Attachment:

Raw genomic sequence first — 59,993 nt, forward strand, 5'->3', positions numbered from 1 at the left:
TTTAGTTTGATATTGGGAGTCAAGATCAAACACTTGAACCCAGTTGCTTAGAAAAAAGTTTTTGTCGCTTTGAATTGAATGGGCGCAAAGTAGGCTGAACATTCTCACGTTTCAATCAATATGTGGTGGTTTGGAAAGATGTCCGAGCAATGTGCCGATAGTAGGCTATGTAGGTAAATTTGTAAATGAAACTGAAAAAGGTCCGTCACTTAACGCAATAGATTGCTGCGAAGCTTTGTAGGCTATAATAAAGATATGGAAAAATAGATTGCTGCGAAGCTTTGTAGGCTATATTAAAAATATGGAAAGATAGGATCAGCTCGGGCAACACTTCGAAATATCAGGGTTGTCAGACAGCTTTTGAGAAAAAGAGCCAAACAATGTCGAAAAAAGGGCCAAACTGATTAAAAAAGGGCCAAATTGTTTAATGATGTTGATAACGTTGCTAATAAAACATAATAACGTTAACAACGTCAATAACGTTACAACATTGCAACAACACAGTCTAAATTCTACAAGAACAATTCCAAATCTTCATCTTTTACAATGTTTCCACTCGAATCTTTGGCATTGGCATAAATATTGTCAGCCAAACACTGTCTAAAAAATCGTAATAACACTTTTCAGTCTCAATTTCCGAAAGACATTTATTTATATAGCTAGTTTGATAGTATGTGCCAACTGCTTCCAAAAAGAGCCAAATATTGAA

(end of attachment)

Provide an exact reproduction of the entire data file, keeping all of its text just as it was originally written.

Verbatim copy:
Raw genomic sequence first — 59,993 nt, forward strand, 5'->3', positions numbered from 1 at the left:
TTTAGTTTGATATTGGGAGTCAAGATCAAACACTTGAACCCAGTTGCTTAGAAAAAAGTTTTTGTCGCTTTGAATTGAATGGGCGCAAAGTAGGCTGAACATTCTCACGTTTCAATCAATATGTGGTGGTTTGGAAAGATGTCCGAGCAATGTGCCGATAGTAGGCTATGTAGGTAAATTTGTAAATGAAACTGAAAAAGGTCCGTCACTTAACGCAATAGATTGCTGCGAAGCTTTGTAGGCTATAATAAAGATATGGAAAAATAGATTGCTGCGAAGCTTTGTAGGCTATATTAAAAATATGGAAAGATAGGATCAGCTCGGGCAACACTTCGAAATATCAGGGTTGTCAGACAGCTTTTGAGAAAAAGAGCCAAACAATGTCGAAAAAAGGGCCAAACTGATTAAAAAAGGGCCAAATTGTTTAATGATGTTGATAACGTTGCTAATAAAACATAATAACGTTAACAACGTCAATAACGTTACAACATTGCAACAACACAGTCTAAATTCTACAAGAACAATTCCAAATCTTCATCTTTTACAATGTTTCCACTCGAATCTTTGGCATTGGCATAAATATTGTCAGCCAAACACTGTCTAAAAAATCGTAATAACACTTTTCAGTCTCAATTTCCGAAAGACATTTATTTATATAGCTAGTTTGATAGTATGTGCCAACTGCTTCCAAAAAGAGCCAAATATTGAA